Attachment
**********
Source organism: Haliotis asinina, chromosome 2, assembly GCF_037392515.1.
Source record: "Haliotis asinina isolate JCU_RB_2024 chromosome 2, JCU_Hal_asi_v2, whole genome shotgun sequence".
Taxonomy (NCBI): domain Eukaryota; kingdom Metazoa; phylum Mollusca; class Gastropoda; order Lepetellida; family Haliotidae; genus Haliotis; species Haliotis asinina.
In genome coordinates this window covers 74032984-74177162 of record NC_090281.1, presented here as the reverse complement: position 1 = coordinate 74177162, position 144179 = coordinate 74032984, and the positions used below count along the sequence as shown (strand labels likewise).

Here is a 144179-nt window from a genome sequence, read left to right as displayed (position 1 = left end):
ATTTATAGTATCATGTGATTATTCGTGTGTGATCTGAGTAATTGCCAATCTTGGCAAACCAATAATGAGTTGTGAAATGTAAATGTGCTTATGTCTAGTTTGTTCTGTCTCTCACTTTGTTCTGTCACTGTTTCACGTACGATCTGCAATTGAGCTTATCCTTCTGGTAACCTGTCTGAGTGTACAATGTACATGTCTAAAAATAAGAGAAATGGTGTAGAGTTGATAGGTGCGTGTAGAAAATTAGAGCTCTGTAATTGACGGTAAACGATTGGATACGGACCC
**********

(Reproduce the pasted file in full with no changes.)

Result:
Source organism: Haliotis asinina, chromosome 2, assembly GCF_037392515.1.
Source record: "Haliotis asinina isolate JCU_RB_2024 chromosome 2, JCU_Hal_asi_v2, whole genome shotgun sequence".
Taxonomy (NCBI): domain Eukaryota; kingdom Metazoa; phylum Mollusca; class Gastropoda; order Lepetellida; family Haliotidae; genus Haliotis; species Haliotis asinina.
In genome coordinates this window covers 74032984-74177162 of record NC_090281.1, presented here as the reverse complement: position 1 = coordinate 74177162, position 144179 = coordinate 74032984, and the positions used below count along the sequence as shown (strand labels likewise).

Here is a 144179-nt window from a genome sequence, read left to right as displayed (position 1 = left end):
ATTTATAGTATCATGTGATTATTCGTGTGTGATCTGAGTAATTGCCAATCTTGGCAAACCAATAATGAGTTGTGAAATGTAAATGTGCTTATGTCTAGTTTGTTCTGTCTCTCACTTTGTTCTGTCACTGTTTCACGTACGATCTGCAATTGAGCTTATCCTTCTGGTAACCTGTCTGAGTGTACAATGTACATGTCTAAAAATAAGAGAAATGGTGTAGAGTTGATAGGTGCGTGTAGAAAATTAGAGCTCTGTAATTGACGGTAAACGATTGGATACGGACCC